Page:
Sam Judd

Comment on the environment from nzherald.co.nz columnist Sam Judd

Sam Judd: Sued for growing food

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The more genetically modified seeds that are used, the more herbicides are required. Photo / Thinkstock
The more genetically modified seeds that are used, the more herbicides are required. Photo / Thinkstock

The worlds' food giants are extending their control over world food systems by patenting everyday vegetables, such as broccoli, onions, melons, lettuce and cucumber.

Previously the European Union had resisted allowing patents on food items that involve natural processes such as this, but the new decisions are signaling a change in favour of giants Monsanto and Syngenta.

Processes that are essentially biological, involving natural phenomena such as crossing or selection are not patentable, but it is now being argued that if nothing is left to natural chance - through genetically modified seeds - then they should be able to exert ownership over food.

Now since the dawn of the agricultural age - more than 10,000 years - crop growers have been selectively improving their crops through seed selection and many are not happy that food giants in lab coats are capitalising on all of this knowledge for profit by accelerating such processes through science.

The implications of this are mind-boggling. Making it illegal for someone to grow food for any reason seems strange to me. But tightening the grip that these companies have on the world food market could have disastrous consequences.

Monsanto own a huge array of patents for seeds and look after their vast patches with an iron fist. Watchdog Thinkprogress reports that they budget $10 million and 75 staff for enforcing their patents.

Monsanto is the world's biggest seed company and are widely despised by those against genetically modified food because they basically created it. But they don't care about being hated by so-called 'greenies', they would rather make friends with the governments who allow their seeds to infiltrate their markets. Now they supply 90 per cent of the United States 275,000 soy bean farms.

These profit-hungry food barons have got the US agriculture system by the tiny little balls that sprout their crops: Monsanto also produces the herbicide that its seeds are resistant to. "Roundup Ready" soy and corn seeds are flooding the market and their toxic weed-killer is now flooding the wetlands, streams, lakes and rivers nearby.

The more genetically modified seeds that are used, the more herbicides are required, a vicious cycle that has also resulted in an increase in cancer for the farmers - who cannot compete otherwise - that apply them.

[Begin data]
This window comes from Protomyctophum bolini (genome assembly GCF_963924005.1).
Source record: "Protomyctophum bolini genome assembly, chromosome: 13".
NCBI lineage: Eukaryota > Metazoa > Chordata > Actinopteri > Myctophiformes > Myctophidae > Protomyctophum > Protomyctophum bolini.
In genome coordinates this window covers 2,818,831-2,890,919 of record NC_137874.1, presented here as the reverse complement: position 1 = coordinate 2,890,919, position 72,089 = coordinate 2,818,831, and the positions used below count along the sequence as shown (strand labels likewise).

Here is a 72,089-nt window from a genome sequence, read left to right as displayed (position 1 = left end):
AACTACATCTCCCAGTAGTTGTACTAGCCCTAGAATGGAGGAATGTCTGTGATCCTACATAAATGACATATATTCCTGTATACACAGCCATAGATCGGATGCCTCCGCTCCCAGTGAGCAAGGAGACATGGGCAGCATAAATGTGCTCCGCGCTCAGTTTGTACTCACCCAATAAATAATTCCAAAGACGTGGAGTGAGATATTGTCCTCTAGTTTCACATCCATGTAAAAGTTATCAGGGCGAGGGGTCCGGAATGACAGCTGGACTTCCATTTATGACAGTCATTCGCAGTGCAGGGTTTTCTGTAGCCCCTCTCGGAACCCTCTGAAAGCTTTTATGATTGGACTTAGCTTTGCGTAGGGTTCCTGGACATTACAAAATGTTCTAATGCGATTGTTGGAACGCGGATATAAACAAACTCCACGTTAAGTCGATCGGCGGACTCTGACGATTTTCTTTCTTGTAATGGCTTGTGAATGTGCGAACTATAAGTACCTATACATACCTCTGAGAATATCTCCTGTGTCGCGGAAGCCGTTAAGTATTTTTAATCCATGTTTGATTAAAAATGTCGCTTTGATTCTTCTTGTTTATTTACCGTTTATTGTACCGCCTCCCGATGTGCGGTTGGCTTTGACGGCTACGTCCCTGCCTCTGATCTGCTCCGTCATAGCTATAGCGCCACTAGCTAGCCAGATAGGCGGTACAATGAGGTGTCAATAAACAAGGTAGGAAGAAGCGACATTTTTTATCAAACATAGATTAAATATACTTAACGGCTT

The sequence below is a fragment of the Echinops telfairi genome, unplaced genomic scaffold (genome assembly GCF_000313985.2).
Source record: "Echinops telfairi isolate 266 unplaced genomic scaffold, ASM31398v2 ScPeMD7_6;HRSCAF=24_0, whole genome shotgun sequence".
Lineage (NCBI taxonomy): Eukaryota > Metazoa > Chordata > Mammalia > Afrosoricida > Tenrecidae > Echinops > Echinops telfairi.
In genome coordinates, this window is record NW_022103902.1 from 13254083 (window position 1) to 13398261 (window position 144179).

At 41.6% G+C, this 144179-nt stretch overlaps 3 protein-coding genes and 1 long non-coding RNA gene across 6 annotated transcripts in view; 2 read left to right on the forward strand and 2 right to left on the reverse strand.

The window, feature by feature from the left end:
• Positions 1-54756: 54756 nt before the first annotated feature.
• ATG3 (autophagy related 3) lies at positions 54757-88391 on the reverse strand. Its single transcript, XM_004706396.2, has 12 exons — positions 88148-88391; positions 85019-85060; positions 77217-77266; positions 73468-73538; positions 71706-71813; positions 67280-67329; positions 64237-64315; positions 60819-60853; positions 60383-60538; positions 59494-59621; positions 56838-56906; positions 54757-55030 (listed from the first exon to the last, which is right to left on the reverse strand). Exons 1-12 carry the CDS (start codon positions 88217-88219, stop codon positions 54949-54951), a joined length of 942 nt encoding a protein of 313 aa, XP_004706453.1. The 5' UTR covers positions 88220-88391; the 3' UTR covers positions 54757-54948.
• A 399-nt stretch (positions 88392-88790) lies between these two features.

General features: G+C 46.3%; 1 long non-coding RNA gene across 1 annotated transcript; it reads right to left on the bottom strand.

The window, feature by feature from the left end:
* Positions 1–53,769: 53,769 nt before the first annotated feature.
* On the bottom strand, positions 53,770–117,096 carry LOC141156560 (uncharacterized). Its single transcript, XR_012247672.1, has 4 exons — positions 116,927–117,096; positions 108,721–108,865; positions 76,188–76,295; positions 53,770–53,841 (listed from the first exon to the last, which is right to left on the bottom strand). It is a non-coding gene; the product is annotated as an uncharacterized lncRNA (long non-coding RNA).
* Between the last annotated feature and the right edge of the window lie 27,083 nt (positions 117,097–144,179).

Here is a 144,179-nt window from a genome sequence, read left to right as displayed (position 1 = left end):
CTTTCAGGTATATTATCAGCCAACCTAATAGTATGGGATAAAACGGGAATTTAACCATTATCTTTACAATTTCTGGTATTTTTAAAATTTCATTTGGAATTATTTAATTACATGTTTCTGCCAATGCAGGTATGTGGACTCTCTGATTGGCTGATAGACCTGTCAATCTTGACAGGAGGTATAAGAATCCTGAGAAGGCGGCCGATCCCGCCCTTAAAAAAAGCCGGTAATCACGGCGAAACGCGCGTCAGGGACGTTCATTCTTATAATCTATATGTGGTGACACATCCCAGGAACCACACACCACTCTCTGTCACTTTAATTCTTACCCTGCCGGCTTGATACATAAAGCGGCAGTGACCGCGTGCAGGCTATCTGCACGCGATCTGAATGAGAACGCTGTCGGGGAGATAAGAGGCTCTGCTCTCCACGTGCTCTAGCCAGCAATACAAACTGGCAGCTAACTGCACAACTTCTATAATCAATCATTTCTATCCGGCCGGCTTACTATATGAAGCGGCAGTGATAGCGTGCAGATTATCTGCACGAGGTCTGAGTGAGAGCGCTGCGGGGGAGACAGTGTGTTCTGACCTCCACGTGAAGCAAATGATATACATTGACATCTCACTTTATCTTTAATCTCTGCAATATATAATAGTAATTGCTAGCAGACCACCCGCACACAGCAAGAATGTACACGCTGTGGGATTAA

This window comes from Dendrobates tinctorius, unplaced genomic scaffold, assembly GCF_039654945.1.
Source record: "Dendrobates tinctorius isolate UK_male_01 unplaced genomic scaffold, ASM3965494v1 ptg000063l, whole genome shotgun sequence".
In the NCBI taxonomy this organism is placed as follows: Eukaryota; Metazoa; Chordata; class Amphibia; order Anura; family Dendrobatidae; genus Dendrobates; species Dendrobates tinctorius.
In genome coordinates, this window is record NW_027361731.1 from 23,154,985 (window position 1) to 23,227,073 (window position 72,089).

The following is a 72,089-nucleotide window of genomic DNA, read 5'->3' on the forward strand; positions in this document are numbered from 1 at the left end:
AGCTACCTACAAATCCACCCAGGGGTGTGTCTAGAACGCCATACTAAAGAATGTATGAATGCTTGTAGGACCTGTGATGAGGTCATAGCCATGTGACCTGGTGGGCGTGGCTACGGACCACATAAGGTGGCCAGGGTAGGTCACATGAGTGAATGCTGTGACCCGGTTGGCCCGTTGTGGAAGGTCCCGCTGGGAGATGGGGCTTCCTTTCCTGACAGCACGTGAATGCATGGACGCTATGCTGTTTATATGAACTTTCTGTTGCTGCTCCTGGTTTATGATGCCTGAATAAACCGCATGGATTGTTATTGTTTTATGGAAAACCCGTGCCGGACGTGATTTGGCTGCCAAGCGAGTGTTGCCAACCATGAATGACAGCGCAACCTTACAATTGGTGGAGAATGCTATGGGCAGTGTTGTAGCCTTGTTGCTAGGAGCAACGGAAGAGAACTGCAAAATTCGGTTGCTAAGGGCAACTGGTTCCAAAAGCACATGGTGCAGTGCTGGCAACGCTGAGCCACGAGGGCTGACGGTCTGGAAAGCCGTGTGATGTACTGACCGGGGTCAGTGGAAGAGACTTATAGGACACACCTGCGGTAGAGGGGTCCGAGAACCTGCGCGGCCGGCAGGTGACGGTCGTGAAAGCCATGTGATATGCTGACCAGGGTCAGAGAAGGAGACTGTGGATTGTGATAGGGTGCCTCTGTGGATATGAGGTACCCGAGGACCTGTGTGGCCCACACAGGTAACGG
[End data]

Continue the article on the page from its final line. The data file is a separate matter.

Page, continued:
So now 86 per cent of corn, 88 per cent of cotton and 93 per cent of soybean seeds used in US agriculture are genetically modified and trade agreements such as NAFTA (the North American Free Trade Agreement) is forcing poor Mexican corn growers even further into extreme poverty because their markets are literally forced to accept the genetically modified versions as a "like" product.

So an estimated 1.3 million agricultural jobs were lost in Mexico because of genetically modified seeds and NAFTA. Many of these people ended up in extreme poverty in the dilapidated shacks that I have seen on the outskirts of Mexico City.

The drop in tariffs resulted in the growth of border cities so that the United States industry could benefit from the cheap labour. These days, such border cities (like Ciudad Juarez) are some of the most crime-ridden and dangerous places on earth.

Another obvious issue with genetically modified food is monoculture. Weeds and disease will always find a way, especially if there is only one thing they have to fight. So what will happen then? Oh yeah, we will need more herbicides and pesticides and no surprise here, they are owned by the same people who sell the seeds.

Genetically modified corn has even been intentionally put into wildlife refuges - a move that many believe is an attempt to take over from natural species and extend Monsanto's control over backyard gardeners.

We only have to look as far as the problems that have been documented with human in-breeding to realise that a lack of biodiversity (even within one crop) is not going to be healthy.

Do you think that it is a good idea to let corporations run patent on our everyday vegetables? Email me sam@sustainablecoastlines.org

Debate on this article is now closed. Readers are reminded to avoid using unsuitable language in their comments or make legally-actionable claims against another individual or company.

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